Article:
9. What about a little songbird sitting on the leftmost projection of the lower section of vine, and a grasshopper, katydid, or butterfly somewhere on the other panels? Snails are common additions to gates. I think wire brushing the creature with a brass brush at a black heat would set it apart well.
  10. If you do choose to weld it, I strongly echo Mr. Powers' recommendation on the repair method. It will be hot, tedious work, but ultimately provide a good anvil. Welding skill is a prerequisite for success. I'll give you $50 for it at the faba annual conference in Ocala (if you happen to be going), but only if you don't weld or grind on it. I've been wanting to try out an idea that Mr. Frosty has mentioned a few times, and this would make a good candidate.
  11. This site talks about some of the variables in a simple and direct way, including a warning that some woods (including hardwoods) aren't suitable for the method. I don't know if I agree with all of the generalizations made, however, based on the anecdote below: I've still got a chunk of hardwood log that was partially burned in a fire sitting in the pasture. It has been there for years with no notable degradation, but the typical sticks, limbs, etc. have long since rotted or been eaten by termites. It is clear that the charring has deterred rot/bugs.
  12. Mr. SLAG, You, Sir, have provided me with inspiration for a gardening project. I will report back once I have results, either positive or negative. If only the little vampires couldn't stand coal smoke... Chris
  13. Probably the mosquitoes... They sure do well in this environment. We've got 5 common unpleasant varieties, and some of them even fly away after you swat them. This time of the year, about half-a-dozen come in every time the door gets opened.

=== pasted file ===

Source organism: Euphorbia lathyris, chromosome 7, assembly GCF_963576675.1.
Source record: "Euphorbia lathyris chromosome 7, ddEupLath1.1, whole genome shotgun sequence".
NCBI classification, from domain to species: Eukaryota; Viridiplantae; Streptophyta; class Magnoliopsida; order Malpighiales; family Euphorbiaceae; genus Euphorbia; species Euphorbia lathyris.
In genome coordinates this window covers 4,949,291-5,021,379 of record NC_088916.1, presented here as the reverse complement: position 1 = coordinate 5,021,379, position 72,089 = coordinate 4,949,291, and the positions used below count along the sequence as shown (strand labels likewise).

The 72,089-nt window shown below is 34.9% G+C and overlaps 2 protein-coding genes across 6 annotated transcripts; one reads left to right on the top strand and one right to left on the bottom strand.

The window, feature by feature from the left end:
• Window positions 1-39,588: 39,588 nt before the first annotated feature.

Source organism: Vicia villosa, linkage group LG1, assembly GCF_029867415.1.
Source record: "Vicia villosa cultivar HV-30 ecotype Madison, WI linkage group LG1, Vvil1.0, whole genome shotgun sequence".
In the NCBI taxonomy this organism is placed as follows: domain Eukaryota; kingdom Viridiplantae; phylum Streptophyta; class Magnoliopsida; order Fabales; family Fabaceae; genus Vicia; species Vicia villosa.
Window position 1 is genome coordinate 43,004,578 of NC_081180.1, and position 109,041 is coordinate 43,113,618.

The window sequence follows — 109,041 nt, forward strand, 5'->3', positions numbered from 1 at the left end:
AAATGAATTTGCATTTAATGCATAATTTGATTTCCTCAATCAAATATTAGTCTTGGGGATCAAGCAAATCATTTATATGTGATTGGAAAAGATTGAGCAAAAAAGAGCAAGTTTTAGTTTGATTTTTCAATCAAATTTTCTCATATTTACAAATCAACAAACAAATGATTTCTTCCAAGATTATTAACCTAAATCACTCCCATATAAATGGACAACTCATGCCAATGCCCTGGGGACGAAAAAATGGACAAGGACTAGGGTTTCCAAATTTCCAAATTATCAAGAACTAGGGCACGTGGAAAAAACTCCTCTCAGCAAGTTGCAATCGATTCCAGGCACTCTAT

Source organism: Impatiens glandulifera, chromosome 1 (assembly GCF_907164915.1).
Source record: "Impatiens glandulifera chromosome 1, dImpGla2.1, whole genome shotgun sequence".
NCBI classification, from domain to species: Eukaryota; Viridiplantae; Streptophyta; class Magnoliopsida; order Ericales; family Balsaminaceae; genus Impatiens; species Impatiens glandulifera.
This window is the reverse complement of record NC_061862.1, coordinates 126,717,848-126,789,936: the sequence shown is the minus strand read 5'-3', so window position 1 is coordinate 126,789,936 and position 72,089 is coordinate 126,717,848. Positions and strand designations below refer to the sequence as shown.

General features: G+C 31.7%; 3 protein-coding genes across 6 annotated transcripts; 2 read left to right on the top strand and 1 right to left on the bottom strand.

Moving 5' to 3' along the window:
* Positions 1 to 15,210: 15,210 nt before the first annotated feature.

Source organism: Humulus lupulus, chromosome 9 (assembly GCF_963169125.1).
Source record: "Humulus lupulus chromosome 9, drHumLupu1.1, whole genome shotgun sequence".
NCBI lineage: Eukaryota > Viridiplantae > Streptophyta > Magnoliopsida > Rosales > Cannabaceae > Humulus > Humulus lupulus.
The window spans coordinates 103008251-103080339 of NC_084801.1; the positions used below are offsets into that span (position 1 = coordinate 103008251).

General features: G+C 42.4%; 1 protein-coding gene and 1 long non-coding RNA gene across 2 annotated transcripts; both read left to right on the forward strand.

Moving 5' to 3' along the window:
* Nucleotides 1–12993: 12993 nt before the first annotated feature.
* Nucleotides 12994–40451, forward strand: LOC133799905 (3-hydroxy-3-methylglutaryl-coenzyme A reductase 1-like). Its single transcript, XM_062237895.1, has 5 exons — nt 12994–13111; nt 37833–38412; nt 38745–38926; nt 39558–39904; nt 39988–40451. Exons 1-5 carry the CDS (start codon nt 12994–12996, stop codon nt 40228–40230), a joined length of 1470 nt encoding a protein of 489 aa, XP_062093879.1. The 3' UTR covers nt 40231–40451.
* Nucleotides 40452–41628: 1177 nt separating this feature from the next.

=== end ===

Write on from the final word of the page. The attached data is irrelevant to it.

14. Be aware that if you heat it up into the sensitization range (assuming don't have a stabilized or L stainless, per the source and application), you will precipitate chromium carbide into the grain boundaries. This will make it stainmore steel, and it may corrode aggressively at the grain boundaries due to the absence of sufficient chromium to form a dense and adherent chromia layer. I don't recall the relevant temperature range off the top of my head, but I have given enough information for you to look it up if you care. I am boarding a plane, or I would look it up myself.
  15. 1) No, it won't work. Use typical clay soil and sand as Mr. pnut has stated for your washtub forge, and a commercially available refractory for your kiln. I don't have enough knowledge about kiln applications to suggest a particular one. There is a refractory subforum inside the gas forge forum, and I suggest that you look there. 2) Don't use cement at all unless you want it to spall when the water bound to the concrete turns to steam. When it spalls, expect hot cement and burning fuel thrown on you at high speed during the steam explosion. 3) See the answer to (1) I would also like to recommend that you use a piston (made from any round metal piece that fits your pipe somewhat snugly) rather than the end cap to seal your air pipe. You can move the piston in and out to control how many holes are blowing into your fuel, and therefore have a variable fire size.